Anna Furmanov: The way to get out of this mess is to say, it’s just to understand that you’re in the mess, just you know, be honest, and say, Okay, we’re in a mess right now. So first, admit it. And you’ll know this because you will not be seeing results to pipeline from your marketing, you will not be seeing results to revenue from your marketing, your marketing needs to drive that marketing needs to drive sales at the end of the day. So I want to back up a little bit, because another another thing that’s really important before you pick your channels is you have to make sure that you’ve actually done the background and built the marketing foundation and cleaned up your house, so to speak. That’s what I like to refer. So when when you’re prioritizing what to do with your marketing efforts, make sure you start with the marketing foundation. The marketing foundation is all about talking to doing you know, obviously you want to do competitive analysis, you want to spend time understanding who else is out there, you want to start, you know, start there as well. But you want to spend a lot of time with customers, and doing voice of customer research and figuring out who is your target buyer who loves you so much. Why do they love you so much? What are the benefits? What’s the value that you’re providing your product or services providing, and have those conversations and for B2B, I recommend having at least 8 to 10 conversations which could take an hour each. So it takes time. And then you pull out the signals and you’re actually going to find out like okay, I’m hearing a lot of this. These are the goals for this person that challenges for this person. I understand them, I have empathy for them. What can we do now that we know this? Like how can we make it more clear that with our messaging and positioning now that we know that our superfan talks about us in this way and has this benefit? So that’s cleaning up the house and only then can you use that information, those insights and start to then make The rest of your foundation built out your website, right? Your social media company pages, your whatever else, wherever else you live online and make it consistent. So that’s step two. And then step three is what everyone’s like, Okay, we have to create awareness for you know, we’ve, we’ve created our website, we’ve got our social media, we’re ready, we built everything out. And now, that’s where we were just talking about, like, the challenge of spreading yourself thin across lots of channels. And the way to prioritize your top marketing channels is actually coming from those customer conversations that you originally had, where you ask them. Hey, where do you hang out online? Like, are you on LinkedIn? Are you on Snapchat? Are you? Do you follow any influencers? Do you listen to podcasts like this one? Right? Do you go to any events to stay in the know and like your area of work? And so you’re not guessing. And that’s what like a lot of marketing strategies. I don’t know if a lot of them but many that I’ve seen, start from a place of internally, we want to do it this way. Internally, we want to create Google ads. And like, we know, we’ve got an expert on the team that can do that. Let’s start the Google ads. Let’s start the blogs, we got a writer on the team, let’s start writing blog posts and people are going to just like, snap of the fingers are going to come to our website and start reading our blog posts. No, they’re not. I hate to say it, but it’s going to be increasingly hard to create amazing content today, to get people to come over to your website and read your blog post. But there are channels where it will be easier to create awareness, create demand for whatever your offering is. And that’s what you need to prioritize. Because now you know, oh, okay, I talk to my customers. I know enough about them. I know where they hang out online. And I know they’re going to be on those channels. Hopefully that answers that question.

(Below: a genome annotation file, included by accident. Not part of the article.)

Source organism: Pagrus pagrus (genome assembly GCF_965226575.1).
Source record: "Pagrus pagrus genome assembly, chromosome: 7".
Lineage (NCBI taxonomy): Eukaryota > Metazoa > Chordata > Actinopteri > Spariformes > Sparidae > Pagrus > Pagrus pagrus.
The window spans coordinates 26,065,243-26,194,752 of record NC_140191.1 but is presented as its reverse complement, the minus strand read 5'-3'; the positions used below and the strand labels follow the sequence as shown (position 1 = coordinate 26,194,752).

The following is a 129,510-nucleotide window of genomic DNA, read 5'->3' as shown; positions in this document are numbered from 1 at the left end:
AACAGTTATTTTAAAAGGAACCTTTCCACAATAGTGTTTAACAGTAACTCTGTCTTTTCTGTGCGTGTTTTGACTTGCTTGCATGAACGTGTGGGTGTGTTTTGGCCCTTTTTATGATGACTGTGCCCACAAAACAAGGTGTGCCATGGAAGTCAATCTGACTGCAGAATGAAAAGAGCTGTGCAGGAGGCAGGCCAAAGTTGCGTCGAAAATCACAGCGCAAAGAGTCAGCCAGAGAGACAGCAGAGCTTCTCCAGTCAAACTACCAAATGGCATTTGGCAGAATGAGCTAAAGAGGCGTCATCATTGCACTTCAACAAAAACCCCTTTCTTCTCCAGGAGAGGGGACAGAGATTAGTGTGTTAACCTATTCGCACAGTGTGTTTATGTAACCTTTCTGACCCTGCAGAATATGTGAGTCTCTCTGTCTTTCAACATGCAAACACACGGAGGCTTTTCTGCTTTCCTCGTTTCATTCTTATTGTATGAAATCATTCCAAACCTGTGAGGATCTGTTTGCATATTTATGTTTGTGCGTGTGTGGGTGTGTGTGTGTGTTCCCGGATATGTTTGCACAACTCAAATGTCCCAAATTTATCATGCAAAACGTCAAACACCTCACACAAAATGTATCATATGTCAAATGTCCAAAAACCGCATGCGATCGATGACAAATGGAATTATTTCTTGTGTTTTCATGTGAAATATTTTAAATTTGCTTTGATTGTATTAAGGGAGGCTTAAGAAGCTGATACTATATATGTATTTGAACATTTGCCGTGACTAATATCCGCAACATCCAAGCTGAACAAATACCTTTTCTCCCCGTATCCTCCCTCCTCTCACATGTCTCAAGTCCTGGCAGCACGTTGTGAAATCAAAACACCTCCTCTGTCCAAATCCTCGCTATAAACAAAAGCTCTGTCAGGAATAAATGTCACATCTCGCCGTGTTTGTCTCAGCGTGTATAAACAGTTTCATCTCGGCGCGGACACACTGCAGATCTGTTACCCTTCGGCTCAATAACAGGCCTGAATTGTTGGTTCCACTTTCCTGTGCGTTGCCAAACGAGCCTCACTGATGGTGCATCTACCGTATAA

Spyros Tsoukalas: Pretty clear. So you’re basically saying, listen to your customers, like first step the messaging, then using the voice of customer understand where they hang out. And then focus your marketing activities in at least in the beginning in the channels where you know, that your customers and your bigger fans are.